Read John 7:1–10:42
1As Jesus was walking along, he saw a man who had been blind from birth. 2“Rabbi,” his disciples asked him, “why was this man born blind? Was it because of his own sins or his parents’ sins?” 3“It was not because of his sins or his parents’ sins,” Jesus answered. “This happened so the power of God could be seen in him. 4We must quickly carry out the tasks assigned us by the one who sent us. The night is coming, and then no one can work. 5But while I am here in the world, I am the light of the world.” 6Then he spit on the ground, made mud with the saliva, and spread the mud over the blind man’s eyes. 7He told him, “Go wash yourself in the pool of Siloam” (Siloam means “sent”). So the man went and washed and came back seeing!John 9:1-7
More than ever before, every problem demands an explanation. We want to know why the traffic is so slow today, why taxes are going up, why the job doesn’t pay better. In an earlier day of fewer options, we didn’t ask as many questions. But these days that’s not good enough. We want to know why? who? how?
Jesus confronts that attitude in this passage. A man who has been suffering from blindness prompts the disciples to ask Jesus why. Jesus’ answer sparks a controversy. Jesus knows what he’s talking about, partly because he’s the Son of God, and partly because he knows what it’s like to suffer.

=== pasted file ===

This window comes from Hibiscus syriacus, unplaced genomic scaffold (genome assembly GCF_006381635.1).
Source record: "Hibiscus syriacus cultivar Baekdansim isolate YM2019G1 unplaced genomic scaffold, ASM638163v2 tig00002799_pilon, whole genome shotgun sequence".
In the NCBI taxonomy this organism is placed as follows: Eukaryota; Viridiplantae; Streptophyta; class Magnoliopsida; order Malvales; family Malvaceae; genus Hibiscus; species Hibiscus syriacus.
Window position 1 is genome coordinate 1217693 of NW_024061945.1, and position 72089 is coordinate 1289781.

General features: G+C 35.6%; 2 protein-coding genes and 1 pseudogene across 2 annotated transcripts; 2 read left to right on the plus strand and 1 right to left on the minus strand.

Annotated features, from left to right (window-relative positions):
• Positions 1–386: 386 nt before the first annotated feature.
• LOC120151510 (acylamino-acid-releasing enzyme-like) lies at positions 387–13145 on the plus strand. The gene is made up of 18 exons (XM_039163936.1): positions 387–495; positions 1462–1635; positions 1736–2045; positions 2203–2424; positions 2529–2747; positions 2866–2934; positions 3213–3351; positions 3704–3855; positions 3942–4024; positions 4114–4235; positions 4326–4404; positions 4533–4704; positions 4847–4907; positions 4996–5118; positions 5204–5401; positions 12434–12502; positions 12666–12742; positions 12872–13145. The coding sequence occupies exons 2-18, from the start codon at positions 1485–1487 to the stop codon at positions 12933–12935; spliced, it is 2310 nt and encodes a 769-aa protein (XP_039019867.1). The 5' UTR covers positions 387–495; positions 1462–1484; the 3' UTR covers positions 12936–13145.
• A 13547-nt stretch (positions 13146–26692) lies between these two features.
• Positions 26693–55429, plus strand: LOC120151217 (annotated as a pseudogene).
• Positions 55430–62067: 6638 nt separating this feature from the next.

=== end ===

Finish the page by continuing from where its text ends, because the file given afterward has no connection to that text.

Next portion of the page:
Many people of Jesus’ day believed that calamity or suffering resulted from sin. So when his disciples came upon a blind man, they put the question directly to Jesus: Who’s to blame for this man’s blindness? Is it his or his parents’ fault? Jesus answered that no one was to blame—God allowed it in order to teach them about faith and to glorify God through the man’s healing (John 9:2-3).
Jesus’ lesson teaches us that we must not make assumptions about why people suffer. Sometimes we may be able to identify cause-and-effect relationships between certain choices we make and their outcomes. But we can’t blame specific hurts on specific sins. God does not work the way we do. In every kind of suffering, Jesus asks that we look not for scapegoats but for ways to help those who suffer and to learn from their suffering.
When you suffer from a disease, tragedy, or disability, try not to ask, “Why did this happen to me?” or, “What did I do wrong?” Instead, ask God to give you strength for the trial and a greater reliance on him.
Excerpt: The One Year Through the Bible